Within the plot, there is a deeper examination of the emotional development of the core characters from the first film. Princess Leia puts on a brave face having just lost her home world, but away from others and alone, how exactly does she deal with the disturbing turmoil and grief of said loss. Luke is still discombobulated in this new and weird place called the Rebellion, and is (unsurprisingly) a bit of a whiny bitch. Han looks forward to manipulating his way to more fortune and glory with his seedy smuggler lifestyle, but still unable to get away from the Rebellion and accompanied by his moral compass in the form of Chewbacca the Wookiee. How will these individuals transition from the way we saw them in Episode IV to the way we will see them in Episode V: The Empire Strikes Back, and what happens to them that assists in that transition?

Whilst at this juncture it is difficult to critique the plot because of this issue being just the first step in a larger story arc, the overall result seems and feels to be a good step. Issue #1 provides us with acclimatization into these days following A New Hope, a quick glance of where the characters are at, and positions them for what they will be facing in the next issue. Brian Wood has done well at giving us the teaser, and his standing among comic fans is so positive that I’m intrigued as to where he is taking us, and the characters. The first few pages are dialogue-heavy, which felt a bit unusual for a Star Wars story, but was acceptable at setting the scene. There is, however, a great conclusion to this issue that is visually spectacular, wonderfully establishing the direction for the next chapter.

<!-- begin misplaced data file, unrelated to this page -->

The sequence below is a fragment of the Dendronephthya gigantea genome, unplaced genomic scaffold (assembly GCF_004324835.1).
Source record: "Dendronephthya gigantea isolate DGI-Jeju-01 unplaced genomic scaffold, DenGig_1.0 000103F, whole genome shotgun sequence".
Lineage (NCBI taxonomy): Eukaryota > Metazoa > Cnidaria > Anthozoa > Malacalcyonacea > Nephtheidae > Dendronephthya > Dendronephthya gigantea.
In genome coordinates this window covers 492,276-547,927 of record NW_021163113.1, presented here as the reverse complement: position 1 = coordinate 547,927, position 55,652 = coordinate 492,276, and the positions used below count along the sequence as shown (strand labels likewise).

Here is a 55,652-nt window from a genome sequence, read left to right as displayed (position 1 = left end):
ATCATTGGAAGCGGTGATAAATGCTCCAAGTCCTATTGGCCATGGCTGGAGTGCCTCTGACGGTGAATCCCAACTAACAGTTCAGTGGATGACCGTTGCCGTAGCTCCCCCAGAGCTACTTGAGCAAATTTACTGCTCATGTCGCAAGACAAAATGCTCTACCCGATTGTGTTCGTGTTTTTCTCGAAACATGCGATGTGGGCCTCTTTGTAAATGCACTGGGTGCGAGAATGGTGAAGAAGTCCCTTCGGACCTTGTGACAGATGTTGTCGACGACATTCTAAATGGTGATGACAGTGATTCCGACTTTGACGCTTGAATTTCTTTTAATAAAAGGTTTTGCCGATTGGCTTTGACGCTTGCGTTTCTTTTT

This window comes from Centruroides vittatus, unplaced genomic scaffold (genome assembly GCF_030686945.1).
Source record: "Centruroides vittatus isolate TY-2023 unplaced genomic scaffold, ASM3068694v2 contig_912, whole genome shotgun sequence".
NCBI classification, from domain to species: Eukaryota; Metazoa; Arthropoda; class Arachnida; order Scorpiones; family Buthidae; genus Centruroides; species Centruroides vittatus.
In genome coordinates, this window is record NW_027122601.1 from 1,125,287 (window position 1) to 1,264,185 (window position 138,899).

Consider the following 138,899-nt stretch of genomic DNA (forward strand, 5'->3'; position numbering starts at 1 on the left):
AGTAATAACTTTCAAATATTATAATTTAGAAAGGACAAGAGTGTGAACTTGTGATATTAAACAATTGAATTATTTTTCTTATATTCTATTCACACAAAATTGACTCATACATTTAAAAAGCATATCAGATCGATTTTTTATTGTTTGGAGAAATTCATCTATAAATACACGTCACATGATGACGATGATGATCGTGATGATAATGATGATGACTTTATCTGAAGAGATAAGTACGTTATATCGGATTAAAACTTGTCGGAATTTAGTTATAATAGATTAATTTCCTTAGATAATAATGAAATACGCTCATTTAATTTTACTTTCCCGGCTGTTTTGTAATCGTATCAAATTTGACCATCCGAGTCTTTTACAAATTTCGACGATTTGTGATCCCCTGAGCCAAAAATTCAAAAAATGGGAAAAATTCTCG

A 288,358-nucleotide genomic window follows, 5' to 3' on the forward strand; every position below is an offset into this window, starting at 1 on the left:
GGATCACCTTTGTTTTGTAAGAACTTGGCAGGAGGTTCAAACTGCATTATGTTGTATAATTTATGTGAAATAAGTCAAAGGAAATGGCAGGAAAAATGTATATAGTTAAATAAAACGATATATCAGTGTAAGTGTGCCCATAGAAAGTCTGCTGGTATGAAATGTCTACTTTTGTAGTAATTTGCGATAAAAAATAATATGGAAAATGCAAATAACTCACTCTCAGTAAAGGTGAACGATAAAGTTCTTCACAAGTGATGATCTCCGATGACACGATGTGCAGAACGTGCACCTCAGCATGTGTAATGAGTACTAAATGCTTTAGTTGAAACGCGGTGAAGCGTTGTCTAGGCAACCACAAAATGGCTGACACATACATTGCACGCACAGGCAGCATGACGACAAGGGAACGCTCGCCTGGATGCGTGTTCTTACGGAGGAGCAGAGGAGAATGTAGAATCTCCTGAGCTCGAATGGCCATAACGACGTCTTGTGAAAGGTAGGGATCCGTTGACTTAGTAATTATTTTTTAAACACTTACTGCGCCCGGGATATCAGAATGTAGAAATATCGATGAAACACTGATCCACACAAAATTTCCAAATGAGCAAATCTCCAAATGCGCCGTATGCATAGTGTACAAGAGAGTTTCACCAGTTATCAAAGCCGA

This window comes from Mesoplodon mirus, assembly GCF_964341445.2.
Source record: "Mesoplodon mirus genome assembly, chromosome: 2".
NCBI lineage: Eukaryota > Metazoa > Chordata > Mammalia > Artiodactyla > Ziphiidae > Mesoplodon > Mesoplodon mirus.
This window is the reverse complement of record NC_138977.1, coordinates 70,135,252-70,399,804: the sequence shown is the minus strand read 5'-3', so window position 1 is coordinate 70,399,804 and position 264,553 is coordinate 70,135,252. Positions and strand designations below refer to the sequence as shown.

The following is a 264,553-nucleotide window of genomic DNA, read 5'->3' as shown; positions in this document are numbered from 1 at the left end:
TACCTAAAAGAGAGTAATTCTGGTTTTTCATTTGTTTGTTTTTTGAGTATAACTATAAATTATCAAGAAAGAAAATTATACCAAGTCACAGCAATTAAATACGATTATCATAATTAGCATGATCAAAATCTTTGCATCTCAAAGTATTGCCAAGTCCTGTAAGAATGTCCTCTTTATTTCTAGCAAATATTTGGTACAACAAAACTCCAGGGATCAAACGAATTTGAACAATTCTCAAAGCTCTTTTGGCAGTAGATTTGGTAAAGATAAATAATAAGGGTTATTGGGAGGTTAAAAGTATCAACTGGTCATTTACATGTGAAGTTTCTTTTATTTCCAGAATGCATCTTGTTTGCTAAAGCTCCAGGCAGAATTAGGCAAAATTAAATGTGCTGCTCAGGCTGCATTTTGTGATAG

On the subject of the visuals, the artwork Carlos D’anda and Gabe Eltaeb is nothing short of brilliant. D’anda stays relatively close to the likeness of the characters as they were in 1977, but allows a touch of his own flair and essence to the dynamics of the individuals, depending upon the situation they find themselves in. His rendition of Chewbacca is probably the best I’ve ever seen in ANY comic interpretation of Star Wars, and his handling of the other characters seems to focus more on complementing where they are at developmentally speaking.